This is the first in a series of 4 blog posts, cataloguing some of the common features of walks, and suggesting some simple invitations of topics to examine whilst experiencing these features. Since I couldn’t think of a more straight-forward way to arrange these ideas, they are listed in alphabetical order, so this blog post will deal with A-F.
The words we use affect the way we feel, the way we behave and the way we experience life. We live into the words which we put to the concepts floating round our heads. As a literary geek, I absolutely love a thesaurus. In this article I take a look at the different synonyms for the word ‘walk’ and decide that we words we choose really do matter.
A guest post by blogger Angela Chick:
I was surrounded by nature as a child. I remember family walks in the winter, trudging through snow and drinking from freezing rivers. I remember island hopping in a lake with other kids from the neighbourhood, imagining we were the only people to have ever explored that land. I remember feeling a certain type of fullness when I’d return from spending time outdoors. Whether I’d been out playing in the snow and my pink cheeks were just starting to thaw, or running around catching fish in the river with our bare hands, I’d return home absolutely exhausted but absolutely full of goodness.
Read on to hear how Angela turned back to nature to overcome the mental health challenges she faced as an adult.
As a teacher, my life was split into two discrete halves. One was characterised by order and routine; the other by freedom, wildness and adventure. After a while, it just didn’t seem healthy to live like this. I wanted to bring the spirit of the wilderness into my life in a more sustainable and nourishing way; to build a life more in tune with my wild soul. Read on to find out more about my journey and my discovery of “pockets of wilderness” in the everyday.
“When I go for a walk it’s just a walk. But for you it’s more than that, isn’t it?” said my mum recently. Well, no, not really. It’s still just a walk. But I think there’s a lot to a walk; the name given to the physical mechanics of it being by far the least interesting part. The movement of walking largely takes care of itself, becoming, literally, a vehicle for everything else that that easy, natural, silent self-propelled locomotion facilitates: thinking, talking, humming, noticing, breathing, gazing, reflecting, meditating and … doing nothing. Doing the thing that defines us as human beings is an excellent means for us to stop doing and enjoy just being human.
Looking back to our own rose-tinted childhoods, we can see the inter-generational difference in recreational pursuits and the connection to poor mental health amongst the young people we parent, teach and support. I set myself the delightful task of consciously recalling, in chronological order if possible, all my unstructured, unsupervised Nature Immersion Childhood Experiences. And my goodness what a joy it was simply to recollect them. Wordsworth was right!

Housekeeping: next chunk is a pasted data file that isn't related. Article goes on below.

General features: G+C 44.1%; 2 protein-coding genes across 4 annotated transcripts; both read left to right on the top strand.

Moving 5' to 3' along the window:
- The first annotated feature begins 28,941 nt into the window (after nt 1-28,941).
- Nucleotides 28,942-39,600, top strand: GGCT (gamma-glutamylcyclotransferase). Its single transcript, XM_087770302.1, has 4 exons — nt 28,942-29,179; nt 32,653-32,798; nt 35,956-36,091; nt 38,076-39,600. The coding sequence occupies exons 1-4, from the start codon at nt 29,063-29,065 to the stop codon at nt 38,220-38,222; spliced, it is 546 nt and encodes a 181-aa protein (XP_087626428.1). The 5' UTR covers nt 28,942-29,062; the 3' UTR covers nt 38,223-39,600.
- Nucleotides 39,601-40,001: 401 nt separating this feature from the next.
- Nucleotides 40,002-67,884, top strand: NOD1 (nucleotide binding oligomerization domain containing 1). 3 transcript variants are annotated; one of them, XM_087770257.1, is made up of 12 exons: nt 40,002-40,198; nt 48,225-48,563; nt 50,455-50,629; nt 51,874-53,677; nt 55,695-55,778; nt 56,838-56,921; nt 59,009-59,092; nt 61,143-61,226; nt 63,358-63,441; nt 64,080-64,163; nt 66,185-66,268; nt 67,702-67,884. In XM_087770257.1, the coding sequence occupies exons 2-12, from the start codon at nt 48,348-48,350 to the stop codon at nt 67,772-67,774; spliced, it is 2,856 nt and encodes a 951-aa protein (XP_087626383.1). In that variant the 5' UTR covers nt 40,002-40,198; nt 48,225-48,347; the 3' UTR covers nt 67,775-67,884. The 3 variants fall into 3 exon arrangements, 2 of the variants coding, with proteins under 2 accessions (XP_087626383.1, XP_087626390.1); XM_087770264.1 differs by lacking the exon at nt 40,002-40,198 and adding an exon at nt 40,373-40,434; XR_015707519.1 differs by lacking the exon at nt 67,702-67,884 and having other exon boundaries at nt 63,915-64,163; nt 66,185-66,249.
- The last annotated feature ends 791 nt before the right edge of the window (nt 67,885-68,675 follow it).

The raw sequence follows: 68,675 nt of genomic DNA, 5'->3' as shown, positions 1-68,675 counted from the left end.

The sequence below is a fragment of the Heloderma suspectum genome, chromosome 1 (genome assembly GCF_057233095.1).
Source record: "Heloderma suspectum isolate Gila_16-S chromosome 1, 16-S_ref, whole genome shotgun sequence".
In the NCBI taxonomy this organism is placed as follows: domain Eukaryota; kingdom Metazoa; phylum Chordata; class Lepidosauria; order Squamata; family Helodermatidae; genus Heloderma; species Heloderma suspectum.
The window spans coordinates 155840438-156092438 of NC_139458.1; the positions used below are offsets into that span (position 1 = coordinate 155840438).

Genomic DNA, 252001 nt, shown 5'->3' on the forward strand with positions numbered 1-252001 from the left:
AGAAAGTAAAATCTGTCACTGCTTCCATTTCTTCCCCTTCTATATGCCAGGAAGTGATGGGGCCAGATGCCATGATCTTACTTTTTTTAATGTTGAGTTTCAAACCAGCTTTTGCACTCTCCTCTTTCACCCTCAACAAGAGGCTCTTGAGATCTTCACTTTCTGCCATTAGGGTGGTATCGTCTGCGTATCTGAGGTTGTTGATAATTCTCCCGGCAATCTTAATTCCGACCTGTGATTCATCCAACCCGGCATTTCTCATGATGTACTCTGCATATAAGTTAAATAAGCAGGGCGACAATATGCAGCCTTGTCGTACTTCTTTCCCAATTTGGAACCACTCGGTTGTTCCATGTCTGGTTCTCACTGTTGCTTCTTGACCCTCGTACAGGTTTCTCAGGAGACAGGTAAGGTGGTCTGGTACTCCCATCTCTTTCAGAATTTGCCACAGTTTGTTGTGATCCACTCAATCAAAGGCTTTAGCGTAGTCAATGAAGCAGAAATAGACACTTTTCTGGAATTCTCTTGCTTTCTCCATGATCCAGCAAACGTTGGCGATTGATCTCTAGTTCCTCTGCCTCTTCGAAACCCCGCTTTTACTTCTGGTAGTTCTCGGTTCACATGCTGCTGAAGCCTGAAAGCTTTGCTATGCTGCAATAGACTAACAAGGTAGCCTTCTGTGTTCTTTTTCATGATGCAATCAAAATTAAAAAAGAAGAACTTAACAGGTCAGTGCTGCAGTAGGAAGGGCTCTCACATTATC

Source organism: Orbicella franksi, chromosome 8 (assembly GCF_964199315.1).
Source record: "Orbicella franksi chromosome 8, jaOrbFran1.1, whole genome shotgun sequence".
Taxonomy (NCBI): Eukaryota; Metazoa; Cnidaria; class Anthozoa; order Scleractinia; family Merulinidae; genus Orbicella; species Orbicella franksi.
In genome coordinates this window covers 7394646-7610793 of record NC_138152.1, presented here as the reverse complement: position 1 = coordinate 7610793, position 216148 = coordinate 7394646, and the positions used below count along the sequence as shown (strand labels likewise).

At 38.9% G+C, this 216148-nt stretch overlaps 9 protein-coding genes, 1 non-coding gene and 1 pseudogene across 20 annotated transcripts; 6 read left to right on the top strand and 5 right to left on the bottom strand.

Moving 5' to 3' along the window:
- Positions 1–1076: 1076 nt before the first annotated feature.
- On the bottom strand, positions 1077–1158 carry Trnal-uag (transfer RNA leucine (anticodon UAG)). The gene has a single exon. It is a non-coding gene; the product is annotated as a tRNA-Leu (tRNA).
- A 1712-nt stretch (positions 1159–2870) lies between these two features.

Merry Christmas! This is a festive blog article about my twelve favourite walks. From Christmases past, I remember sheltering in the lee of a sand-dune eating turkey sandwiches in wind so strong my brother got a mouthful of sand instead. Or my cousin chasing waves in his wellies and having to walk home crying, with one sodden foot. Or the disastrous episode we tried to fly a new kite on a hill in a storm. Read on for my Twelve Walks of Christmas; one for each day of the festive period. Hearty strolling, one and all!
Mankind has always walked and talked; it’s what separates us from other mammals. And I expect since our earliest days we have found the spaciousness of a long walk, and the ease of a side-by-side movement conducive to a certain kind of talk. Out on our walk, under the open skies, falling into step with our companion, grateful for the view which releases us of the necessity of eye contact, we might well take a deep breath and start to speak of what is really going on for us. And when we do so, in the English language, chances are we’ll use metaphor.
‘Weren’t you scared?’ is a question that is asked of lots of travellers, hikers and adventurers. Especially solo ones. And particularly women. The main cause of the fear projection seems to be wild camping; sleeping out alone in the countryside, with just the tent fabric between oneself and the ‘big bad’ out there. So is wild camping alone as a female really dangerous to the point of recklessness? No. It isn’t. It really isn’t.
*TW - sexual assault*
Do you know the one about the Gobhaun Saor? I inherited both my parents’ love of the spoken word and a hearty walk, and these days I love finding walks which have stories attached; myths of landscape, history and folklore which enrich the journey and activate the soul, as well as the sole! Here are four of my favourite walking tales, with my own ‘morals’, some more serious than others:
Walking is not hard. But sometimes, in that perverse way we have, we choose to make it hard. Or hearty at least. We choose to set out on a blimmin’ long hike, carrying a heavy rucksack, and leaving behind our cosy homes and creature comforts to pit ourselves against the weather and landscape. What follows is some hopefully helpful advice about how to pare it back to the basics, keep it simple and make walking hearty, heart-filled but not hard.